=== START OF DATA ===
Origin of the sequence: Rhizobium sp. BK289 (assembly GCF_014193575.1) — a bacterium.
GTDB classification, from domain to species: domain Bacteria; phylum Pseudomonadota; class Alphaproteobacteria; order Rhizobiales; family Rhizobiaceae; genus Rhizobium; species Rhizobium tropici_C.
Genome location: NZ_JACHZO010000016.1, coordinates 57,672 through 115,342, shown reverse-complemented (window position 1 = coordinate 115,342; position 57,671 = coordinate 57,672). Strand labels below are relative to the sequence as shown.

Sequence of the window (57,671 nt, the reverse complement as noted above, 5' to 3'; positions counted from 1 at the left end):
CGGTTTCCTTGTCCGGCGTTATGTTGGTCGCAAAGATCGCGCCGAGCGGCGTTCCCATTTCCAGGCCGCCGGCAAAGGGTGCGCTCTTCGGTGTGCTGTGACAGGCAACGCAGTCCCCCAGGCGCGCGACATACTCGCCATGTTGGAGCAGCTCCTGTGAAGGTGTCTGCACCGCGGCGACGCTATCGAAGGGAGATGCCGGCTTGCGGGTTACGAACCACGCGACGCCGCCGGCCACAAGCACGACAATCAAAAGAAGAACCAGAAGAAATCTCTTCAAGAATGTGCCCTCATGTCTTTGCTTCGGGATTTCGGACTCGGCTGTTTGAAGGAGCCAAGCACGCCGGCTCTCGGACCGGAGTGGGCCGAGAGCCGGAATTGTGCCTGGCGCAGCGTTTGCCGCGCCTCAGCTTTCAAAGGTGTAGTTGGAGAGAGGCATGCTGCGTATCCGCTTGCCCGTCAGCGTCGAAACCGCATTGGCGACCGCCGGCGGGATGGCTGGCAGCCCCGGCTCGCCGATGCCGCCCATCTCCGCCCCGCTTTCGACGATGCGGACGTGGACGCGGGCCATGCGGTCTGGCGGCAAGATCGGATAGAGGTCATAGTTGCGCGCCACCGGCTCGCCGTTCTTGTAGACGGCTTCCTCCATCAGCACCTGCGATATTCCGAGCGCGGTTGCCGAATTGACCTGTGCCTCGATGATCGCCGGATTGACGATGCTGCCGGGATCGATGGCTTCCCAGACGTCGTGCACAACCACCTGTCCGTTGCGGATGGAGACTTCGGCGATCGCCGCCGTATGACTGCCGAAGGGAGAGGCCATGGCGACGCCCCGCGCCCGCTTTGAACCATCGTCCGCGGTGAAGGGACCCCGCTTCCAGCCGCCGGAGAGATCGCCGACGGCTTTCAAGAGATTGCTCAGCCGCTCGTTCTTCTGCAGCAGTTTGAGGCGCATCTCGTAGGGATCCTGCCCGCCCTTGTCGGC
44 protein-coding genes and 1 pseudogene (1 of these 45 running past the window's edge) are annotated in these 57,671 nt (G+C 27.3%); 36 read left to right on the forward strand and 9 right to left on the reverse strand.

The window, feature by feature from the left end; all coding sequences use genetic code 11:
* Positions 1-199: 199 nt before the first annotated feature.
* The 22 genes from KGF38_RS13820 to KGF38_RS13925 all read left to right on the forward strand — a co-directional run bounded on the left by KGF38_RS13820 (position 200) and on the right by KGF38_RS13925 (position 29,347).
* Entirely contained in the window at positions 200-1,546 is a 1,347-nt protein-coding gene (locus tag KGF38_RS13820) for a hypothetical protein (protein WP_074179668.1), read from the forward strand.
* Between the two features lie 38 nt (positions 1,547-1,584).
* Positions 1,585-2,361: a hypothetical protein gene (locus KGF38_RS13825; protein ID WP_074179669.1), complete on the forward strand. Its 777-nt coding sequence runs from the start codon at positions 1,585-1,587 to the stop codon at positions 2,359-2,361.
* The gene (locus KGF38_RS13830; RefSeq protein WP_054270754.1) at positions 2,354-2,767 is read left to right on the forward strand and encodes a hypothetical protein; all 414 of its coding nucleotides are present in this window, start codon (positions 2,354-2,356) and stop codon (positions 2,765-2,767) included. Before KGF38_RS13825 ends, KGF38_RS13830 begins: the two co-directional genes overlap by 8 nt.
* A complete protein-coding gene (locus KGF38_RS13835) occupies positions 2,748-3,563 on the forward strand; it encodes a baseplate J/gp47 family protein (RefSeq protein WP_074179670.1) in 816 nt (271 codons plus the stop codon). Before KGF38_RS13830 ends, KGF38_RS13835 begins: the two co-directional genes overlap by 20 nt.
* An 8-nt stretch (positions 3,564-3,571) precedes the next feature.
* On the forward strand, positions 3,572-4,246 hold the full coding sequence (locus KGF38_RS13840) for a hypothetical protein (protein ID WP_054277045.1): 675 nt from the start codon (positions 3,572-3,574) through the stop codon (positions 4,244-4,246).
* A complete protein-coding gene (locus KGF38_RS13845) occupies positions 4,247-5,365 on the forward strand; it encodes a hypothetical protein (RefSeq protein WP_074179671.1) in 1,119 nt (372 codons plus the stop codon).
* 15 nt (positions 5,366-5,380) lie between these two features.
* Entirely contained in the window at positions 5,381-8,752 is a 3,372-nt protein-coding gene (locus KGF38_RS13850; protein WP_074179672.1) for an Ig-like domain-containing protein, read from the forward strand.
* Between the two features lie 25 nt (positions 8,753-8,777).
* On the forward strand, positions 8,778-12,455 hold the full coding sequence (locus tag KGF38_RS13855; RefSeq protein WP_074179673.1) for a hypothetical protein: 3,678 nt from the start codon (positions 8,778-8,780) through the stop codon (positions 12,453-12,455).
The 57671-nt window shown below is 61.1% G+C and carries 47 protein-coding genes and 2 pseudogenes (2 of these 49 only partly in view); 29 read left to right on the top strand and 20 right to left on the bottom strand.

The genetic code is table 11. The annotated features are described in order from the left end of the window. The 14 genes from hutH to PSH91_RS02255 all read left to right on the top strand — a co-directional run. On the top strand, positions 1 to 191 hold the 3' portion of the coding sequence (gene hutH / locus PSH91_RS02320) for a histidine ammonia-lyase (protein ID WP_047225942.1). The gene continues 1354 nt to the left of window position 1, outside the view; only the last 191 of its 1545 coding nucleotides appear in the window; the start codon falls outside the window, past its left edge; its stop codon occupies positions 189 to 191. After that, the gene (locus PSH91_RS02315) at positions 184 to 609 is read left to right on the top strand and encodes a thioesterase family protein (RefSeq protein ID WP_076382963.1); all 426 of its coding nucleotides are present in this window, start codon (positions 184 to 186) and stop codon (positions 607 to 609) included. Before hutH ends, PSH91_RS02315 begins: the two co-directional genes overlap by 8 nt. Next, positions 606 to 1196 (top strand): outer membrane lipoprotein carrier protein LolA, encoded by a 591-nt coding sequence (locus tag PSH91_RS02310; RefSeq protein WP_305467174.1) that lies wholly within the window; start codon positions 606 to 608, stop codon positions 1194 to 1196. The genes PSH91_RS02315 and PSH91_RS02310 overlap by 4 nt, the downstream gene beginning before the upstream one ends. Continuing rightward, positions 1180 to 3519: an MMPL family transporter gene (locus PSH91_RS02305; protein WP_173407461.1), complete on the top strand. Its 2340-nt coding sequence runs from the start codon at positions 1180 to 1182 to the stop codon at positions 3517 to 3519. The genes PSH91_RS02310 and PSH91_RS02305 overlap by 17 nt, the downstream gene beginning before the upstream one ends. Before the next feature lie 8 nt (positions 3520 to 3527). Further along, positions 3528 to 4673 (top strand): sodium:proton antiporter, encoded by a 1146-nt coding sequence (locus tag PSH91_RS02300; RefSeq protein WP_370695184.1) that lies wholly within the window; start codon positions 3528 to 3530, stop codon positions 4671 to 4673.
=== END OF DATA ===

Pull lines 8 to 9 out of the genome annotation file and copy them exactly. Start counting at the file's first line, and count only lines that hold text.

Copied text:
* Positions 1-199: 199 nt before the first annotated feature.
* The 22 genes from KGF38_RS13820 to KGF38_RS13925 all read left to right on the forward strand — a co-directional run bounded on the left by KGF38_RS13820 (position 200) and on the right by KGF38_RS13925 (position 29,347).